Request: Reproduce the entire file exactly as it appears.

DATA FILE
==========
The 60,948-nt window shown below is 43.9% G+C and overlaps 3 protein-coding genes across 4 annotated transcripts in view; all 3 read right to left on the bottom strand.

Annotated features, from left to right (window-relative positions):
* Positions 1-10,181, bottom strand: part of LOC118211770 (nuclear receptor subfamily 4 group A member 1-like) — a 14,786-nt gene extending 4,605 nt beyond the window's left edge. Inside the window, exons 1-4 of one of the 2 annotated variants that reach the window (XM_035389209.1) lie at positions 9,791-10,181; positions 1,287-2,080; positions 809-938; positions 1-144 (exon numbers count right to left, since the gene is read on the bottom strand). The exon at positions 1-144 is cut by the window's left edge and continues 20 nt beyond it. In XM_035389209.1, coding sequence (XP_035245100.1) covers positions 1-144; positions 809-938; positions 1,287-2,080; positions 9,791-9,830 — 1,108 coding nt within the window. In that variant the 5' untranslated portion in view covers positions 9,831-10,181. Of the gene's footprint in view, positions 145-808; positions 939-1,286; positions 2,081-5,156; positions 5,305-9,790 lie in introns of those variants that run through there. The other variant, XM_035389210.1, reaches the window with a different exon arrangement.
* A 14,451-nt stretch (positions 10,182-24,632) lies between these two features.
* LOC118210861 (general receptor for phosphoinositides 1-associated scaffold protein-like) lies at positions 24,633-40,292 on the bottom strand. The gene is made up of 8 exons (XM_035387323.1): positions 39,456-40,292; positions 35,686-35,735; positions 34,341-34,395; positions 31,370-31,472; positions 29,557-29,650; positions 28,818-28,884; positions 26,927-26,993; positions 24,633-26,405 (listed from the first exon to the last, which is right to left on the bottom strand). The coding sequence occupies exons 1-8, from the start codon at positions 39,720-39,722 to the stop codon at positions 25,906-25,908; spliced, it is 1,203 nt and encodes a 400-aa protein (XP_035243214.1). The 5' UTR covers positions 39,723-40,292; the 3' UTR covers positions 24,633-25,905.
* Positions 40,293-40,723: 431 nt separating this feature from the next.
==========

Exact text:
The 60,948-nt window shown below is 43.9% G+C and overlaps 3 protein-coding genes across 4 annotated transcripts in view; all 3 read right to left on the bottom strand.

Annotated features, from left to right (window-relative positions):
* Positions 1-10,181, bottom strand: part of LOC118211770 (nuclear receptor subfamily 4 group A member 1-like) — a 14,786-nt gene extending 4,605 nt beyond the window's left edge. Inside the window, exons 1-4 of one of the 2 annotated variants that reach the window (XM_035389209.1) lie at positions 9,791-10,181; positions 1,287-2,080; positions 809-938; positions 1-144 (exon numbers count right to left, since the gene is read on the bottom strand). The exon at positions 1-144 is cut by the window's left edge and continues 20 nt beyond it. In XM_035389209.1, coding sequence (XP_035245100.1) covers positions 1-144; positions 809-938; positions 1,287-2,080; positions 9,791-9,830 — 1,108 coding nt within the window. In that variant the 5' untranslated portion in view covers positions 9,831-10,181. Of the gene's footprint in view, positions 145-808; positions 939-1,286; positions 2,081-5,156; positions 5,305-9,790 lie in introns of those variants that run through there. The other variant, XM_035389210.1, reaches the window with a different exon arrangement.
* A 14,451-nt stretch (positions 10,182-24,632) lies between these two features.
* LOC118210861 (general receptor for phosphoinositides 1-associated scaffold protein-like) lies at positions 24,633-40,292 on the bottom strand. The gene is made up of 8 exons (XM_035387323.1): positions 39,456-40,292; positions 35,686-35,735; positions 34,341-34,395; positions 31,370-31,472; positions 29,557-29,650; positions 28,818-28,884; positions 26,927-26,993; positions 24,633-26,405 (listed from the first exon to the last, which is right to left on the bottom strand). The coding sequence occupies exons 1-8, from the start codon at positions 39,720-39,722 to the stop codon at positions 25,906-25,908; spliced, it is 1,203 nt and encodes a 400-aa protein (XP_035243214.1). The 5' UTR covers positions 39,723-40,292; the 3' UTR covers positions 24,633-25,905.
* Positions 40,293-40,723: 431 nt separating this feature from the next.